Global streaming is going to be a key area of growth, and something that you don’t necessarily see with a lot of more traditional sports.
Social is also important, as is getting a foothold on platforms which have really deep engagement, a passionate fan base, and a number of ways for players to engage.
“These platforms that are connecting players with their fans are going to continue to grow esports, and it’s on a global basis, not just a regional basis.”
The future of esports
“I’m a big believer in esports,” Wakeford says. “I believe that in the future we’re going to see viewership continue to grow and surpass traditional sports, including the NFL. I think live esports events will become prevalent in every major city in the U.S.”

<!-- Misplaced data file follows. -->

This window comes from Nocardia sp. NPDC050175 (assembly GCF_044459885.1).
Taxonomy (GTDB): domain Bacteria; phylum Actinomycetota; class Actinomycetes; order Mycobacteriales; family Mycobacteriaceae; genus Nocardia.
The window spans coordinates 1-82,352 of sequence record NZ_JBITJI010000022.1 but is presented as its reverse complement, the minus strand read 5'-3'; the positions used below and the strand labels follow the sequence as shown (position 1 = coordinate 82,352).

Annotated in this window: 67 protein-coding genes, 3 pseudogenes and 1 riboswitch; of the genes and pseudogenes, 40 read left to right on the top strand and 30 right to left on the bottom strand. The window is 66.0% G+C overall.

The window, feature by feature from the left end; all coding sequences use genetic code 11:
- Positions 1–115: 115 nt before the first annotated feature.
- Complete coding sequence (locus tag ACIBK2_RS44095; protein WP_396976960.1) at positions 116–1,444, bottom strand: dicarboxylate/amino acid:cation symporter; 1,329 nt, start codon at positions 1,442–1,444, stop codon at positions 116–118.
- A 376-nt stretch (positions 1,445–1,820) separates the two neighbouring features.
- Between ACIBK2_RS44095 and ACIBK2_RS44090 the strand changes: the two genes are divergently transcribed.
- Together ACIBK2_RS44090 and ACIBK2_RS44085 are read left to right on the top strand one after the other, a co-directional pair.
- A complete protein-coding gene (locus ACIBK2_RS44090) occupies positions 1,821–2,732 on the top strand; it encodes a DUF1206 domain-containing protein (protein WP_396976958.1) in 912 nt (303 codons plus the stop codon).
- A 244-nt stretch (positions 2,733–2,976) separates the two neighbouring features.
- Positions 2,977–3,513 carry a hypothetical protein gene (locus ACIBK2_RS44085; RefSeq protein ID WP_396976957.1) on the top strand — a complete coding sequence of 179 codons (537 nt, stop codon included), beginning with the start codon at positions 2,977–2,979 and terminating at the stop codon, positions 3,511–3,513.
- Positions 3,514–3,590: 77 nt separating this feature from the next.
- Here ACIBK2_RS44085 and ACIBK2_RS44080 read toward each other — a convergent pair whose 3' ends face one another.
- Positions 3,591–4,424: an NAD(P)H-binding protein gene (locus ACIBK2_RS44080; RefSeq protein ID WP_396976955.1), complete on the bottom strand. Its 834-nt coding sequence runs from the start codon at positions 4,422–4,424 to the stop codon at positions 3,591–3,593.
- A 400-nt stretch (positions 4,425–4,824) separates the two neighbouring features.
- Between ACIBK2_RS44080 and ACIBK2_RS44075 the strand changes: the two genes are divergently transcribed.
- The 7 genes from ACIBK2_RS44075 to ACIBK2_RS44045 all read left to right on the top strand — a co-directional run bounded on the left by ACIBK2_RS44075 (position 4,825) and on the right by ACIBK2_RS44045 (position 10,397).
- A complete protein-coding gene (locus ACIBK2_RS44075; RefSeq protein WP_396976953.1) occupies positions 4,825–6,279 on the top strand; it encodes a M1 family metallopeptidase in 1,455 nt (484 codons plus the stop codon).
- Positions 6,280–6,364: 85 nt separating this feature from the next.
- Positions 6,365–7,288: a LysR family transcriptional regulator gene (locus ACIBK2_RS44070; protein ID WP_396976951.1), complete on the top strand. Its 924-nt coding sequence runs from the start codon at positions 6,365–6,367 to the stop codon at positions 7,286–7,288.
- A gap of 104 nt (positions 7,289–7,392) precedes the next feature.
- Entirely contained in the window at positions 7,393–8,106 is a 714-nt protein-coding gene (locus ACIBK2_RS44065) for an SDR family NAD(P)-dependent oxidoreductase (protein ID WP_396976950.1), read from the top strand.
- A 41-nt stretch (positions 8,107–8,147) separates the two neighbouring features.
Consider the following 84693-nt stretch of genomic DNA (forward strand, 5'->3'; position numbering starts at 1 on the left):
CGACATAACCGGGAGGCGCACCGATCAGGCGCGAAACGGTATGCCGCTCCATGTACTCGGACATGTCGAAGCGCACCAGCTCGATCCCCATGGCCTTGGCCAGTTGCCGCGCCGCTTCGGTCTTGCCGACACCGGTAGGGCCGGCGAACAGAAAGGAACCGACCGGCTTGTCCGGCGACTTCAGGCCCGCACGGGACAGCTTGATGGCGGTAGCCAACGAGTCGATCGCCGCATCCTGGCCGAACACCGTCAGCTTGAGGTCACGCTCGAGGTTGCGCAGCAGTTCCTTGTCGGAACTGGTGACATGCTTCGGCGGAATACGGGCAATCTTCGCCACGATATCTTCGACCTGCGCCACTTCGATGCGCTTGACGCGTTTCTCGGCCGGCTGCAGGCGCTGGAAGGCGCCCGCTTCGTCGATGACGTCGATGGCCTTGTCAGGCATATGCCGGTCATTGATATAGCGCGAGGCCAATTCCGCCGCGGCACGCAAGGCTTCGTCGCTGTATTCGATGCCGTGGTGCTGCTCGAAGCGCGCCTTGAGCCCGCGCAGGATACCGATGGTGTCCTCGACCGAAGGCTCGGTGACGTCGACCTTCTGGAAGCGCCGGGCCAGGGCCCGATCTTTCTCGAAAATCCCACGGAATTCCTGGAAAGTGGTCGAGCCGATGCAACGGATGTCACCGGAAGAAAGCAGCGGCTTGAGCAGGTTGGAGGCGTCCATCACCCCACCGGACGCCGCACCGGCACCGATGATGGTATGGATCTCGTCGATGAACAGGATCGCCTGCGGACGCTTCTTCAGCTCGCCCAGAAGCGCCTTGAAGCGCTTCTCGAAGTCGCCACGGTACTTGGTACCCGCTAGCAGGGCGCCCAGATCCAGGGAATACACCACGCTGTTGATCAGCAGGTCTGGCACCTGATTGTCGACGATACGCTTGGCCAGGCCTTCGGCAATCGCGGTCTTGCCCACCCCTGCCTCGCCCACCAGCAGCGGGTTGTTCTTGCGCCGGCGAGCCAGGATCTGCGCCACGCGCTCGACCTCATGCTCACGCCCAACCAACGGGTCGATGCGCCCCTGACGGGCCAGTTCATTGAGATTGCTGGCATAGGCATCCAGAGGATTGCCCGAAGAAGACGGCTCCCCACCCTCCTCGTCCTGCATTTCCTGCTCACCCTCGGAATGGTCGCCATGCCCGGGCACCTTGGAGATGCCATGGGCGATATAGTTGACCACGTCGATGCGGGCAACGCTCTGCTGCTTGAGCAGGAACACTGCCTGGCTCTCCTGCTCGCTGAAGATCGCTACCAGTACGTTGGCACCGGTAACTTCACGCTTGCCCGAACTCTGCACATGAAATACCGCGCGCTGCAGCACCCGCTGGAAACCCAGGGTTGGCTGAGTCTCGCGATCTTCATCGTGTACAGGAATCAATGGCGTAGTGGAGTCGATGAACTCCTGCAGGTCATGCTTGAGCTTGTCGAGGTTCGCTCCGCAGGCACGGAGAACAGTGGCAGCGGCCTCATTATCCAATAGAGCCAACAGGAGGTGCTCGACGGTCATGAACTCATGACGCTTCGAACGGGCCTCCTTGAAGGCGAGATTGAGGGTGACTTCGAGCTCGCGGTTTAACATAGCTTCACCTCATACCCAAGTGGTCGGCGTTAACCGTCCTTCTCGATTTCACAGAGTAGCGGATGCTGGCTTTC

To learn more about the growing esports phenomenon, the rich opportunities to mine for esports gold, and where the money is coming from, don’t miss this VB Live event!
Don’t miss out!
Attend this webinar and learn:
- How the current esports model stacks up against traditional sports, and where the money is coming from now
- The new technologies that will change the existing business model
- The difference between formal esports and personalized broadcasting — and what those differences mean for your bottom line
- Robb Chiarini, Director esports, NCSA at Ubisoft
- Kent Wakeford, Co-founder and COO, Gen.G
- Jonathan Singer, Industry Strategist, Akamai
- Dean Takahashi, Lead Writer, GamesBeat
Sponsored by Akamai